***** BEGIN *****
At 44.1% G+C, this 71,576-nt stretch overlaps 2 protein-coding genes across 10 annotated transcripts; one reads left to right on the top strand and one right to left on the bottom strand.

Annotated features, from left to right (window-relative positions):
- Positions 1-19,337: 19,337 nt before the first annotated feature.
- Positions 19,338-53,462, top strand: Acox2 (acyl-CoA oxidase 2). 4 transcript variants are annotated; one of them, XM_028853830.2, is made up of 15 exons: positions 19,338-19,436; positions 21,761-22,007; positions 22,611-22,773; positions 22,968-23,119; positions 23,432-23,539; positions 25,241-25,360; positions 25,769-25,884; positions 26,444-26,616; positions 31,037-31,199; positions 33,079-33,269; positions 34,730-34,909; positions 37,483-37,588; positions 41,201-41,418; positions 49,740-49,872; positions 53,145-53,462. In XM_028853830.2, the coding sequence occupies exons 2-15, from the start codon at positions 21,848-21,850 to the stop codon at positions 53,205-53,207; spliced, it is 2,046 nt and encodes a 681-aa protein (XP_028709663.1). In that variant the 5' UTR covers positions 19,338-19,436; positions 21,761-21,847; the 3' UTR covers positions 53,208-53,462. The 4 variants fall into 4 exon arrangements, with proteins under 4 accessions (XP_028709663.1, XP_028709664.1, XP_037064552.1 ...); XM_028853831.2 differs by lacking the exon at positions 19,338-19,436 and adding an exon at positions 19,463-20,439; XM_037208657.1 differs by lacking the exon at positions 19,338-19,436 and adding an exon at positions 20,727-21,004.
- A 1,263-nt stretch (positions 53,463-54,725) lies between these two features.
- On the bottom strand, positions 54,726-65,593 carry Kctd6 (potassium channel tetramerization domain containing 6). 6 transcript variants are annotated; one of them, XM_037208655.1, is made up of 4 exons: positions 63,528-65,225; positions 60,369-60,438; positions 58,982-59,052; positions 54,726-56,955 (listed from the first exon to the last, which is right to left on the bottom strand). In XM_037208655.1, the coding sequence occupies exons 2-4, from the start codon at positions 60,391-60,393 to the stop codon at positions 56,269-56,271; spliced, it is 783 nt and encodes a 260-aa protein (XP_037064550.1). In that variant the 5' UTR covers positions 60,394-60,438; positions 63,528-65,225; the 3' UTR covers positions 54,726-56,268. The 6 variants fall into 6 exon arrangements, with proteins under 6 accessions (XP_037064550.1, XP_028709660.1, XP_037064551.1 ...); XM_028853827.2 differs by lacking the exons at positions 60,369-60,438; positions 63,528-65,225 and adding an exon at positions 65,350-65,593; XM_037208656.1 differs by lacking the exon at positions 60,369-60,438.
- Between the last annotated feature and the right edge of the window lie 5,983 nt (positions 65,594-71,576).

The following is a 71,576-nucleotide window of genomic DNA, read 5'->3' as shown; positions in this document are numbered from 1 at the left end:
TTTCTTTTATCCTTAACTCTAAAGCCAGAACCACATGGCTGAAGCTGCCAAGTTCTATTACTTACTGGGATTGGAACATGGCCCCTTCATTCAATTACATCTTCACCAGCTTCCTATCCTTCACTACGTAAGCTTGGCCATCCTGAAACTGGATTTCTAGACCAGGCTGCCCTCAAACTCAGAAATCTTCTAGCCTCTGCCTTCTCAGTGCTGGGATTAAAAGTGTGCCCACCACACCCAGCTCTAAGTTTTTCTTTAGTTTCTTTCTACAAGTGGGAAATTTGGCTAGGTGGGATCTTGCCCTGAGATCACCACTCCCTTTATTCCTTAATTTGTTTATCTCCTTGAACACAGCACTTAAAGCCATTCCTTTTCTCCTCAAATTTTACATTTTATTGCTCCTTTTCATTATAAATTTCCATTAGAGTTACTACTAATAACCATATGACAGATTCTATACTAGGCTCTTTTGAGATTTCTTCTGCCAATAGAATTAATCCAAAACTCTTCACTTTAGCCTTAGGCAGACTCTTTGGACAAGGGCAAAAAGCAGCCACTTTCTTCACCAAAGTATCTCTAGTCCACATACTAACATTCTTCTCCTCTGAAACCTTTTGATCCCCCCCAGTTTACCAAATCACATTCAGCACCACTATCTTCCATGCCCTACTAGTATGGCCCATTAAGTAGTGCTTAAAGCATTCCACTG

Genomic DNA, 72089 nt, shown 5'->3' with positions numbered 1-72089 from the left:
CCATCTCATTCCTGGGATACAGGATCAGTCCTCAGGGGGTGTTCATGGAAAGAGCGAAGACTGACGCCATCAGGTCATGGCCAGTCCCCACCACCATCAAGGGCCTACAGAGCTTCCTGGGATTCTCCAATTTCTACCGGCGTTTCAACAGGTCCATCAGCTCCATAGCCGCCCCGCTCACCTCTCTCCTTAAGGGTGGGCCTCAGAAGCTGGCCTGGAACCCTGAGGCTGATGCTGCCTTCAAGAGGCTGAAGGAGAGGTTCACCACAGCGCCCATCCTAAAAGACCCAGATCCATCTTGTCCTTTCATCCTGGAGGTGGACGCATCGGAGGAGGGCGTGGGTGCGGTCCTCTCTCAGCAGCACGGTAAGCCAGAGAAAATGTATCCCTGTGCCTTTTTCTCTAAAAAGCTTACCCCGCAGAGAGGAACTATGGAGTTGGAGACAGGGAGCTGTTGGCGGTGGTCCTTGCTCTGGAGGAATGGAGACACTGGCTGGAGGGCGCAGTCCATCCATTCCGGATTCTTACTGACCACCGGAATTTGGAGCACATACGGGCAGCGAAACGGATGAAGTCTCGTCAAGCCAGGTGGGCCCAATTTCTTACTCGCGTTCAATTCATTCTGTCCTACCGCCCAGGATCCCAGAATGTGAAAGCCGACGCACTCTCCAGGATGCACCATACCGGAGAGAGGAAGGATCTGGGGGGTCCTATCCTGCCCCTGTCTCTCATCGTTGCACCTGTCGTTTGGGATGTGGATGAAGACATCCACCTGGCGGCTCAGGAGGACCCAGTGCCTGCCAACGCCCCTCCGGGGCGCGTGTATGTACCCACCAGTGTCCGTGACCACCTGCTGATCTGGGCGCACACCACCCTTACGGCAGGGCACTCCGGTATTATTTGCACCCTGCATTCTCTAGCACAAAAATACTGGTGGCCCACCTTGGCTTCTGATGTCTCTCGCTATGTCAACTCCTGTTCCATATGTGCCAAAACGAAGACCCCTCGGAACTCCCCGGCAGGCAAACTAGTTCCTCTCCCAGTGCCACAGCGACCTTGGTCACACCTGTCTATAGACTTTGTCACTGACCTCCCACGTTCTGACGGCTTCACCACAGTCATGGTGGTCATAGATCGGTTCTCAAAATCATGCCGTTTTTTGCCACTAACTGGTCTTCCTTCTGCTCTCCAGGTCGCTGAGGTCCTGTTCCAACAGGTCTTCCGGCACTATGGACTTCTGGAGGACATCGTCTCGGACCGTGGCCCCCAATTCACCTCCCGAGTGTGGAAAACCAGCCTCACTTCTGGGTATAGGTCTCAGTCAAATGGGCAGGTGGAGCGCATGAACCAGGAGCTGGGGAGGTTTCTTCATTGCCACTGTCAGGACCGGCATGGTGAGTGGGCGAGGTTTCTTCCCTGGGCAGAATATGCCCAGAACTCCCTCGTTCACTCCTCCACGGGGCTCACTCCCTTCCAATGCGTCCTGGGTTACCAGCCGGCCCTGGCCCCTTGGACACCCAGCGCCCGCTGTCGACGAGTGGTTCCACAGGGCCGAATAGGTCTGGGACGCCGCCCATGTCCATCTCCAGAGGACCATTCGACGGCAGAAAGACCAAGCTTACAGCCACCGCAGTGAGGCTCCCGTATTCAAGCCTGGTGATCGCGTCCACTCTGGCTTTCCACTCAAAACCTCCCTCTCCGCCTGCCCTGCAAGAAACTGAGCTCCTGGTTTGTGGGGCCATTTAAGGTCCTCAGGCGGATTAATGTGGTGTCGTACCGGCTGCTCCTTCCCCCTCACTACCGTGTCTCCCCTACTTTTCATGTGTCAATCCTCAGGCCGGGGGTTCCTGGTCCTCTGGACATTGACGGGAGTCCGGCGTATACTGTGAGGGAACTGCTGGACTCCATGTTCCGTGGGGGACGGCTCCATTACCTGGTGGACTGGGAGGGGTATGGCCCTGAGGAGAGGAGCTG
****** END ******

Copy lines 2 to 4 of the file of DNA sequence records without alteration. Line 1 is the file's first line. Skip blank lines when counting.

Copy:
Annotated features, from left to right (window-relative positions):
- Positions 1-19,337: 19,337 nt before the first annotated feature.
- Positions 19,338-53,462, top strand: Acox2 (acyl-CoA oxidase 2). 4 transcript variants are annotated; one of them, XM_028853830.2, is made up of 15 exons: positions 19,338-19,436; positions 21,761-22,007; positions 22,611-22,773; positions 22,968-23,119; positions 23,432-23,539; positions 25,241-25,360; positions 25,769-25,884; positions 26,444-26,616; positions 31,037-31,199; positions 33,079-33,269; positions 34,730-34,909; positions 37,483-37,588; positions 41,201-41,418; positions 49,740-49,872; positions 53,145-53,462. In XM_028853830.2, the coding sequence occupies exons 2-15, from the start codon at positions 21,848-21,850 to the stop codon at positions 53,205-53,207; spliced, it is 2,046 nt and encodes a 681-aa protein (XP_028709663.1). In that variant the 5' UTR covers positions 19,338-19,436; positions 21,761-21,847; the 3' UTR covers positions 53,208-53,462. The 4 variants fall into 4 exon arrangements, with proteins under 4 accessions (XP_028709663.1, XP_028709664.1, XP_037064552.1 ...); XM_028853831.2 differs by lacking the exon at positions 19,338-19,436 and adding an exon at positions 19,463-20,439; XM_037208657.1 differs by lacking the exon at positions 19,338-19,436 and adding an exon at positions 20,727-21,004.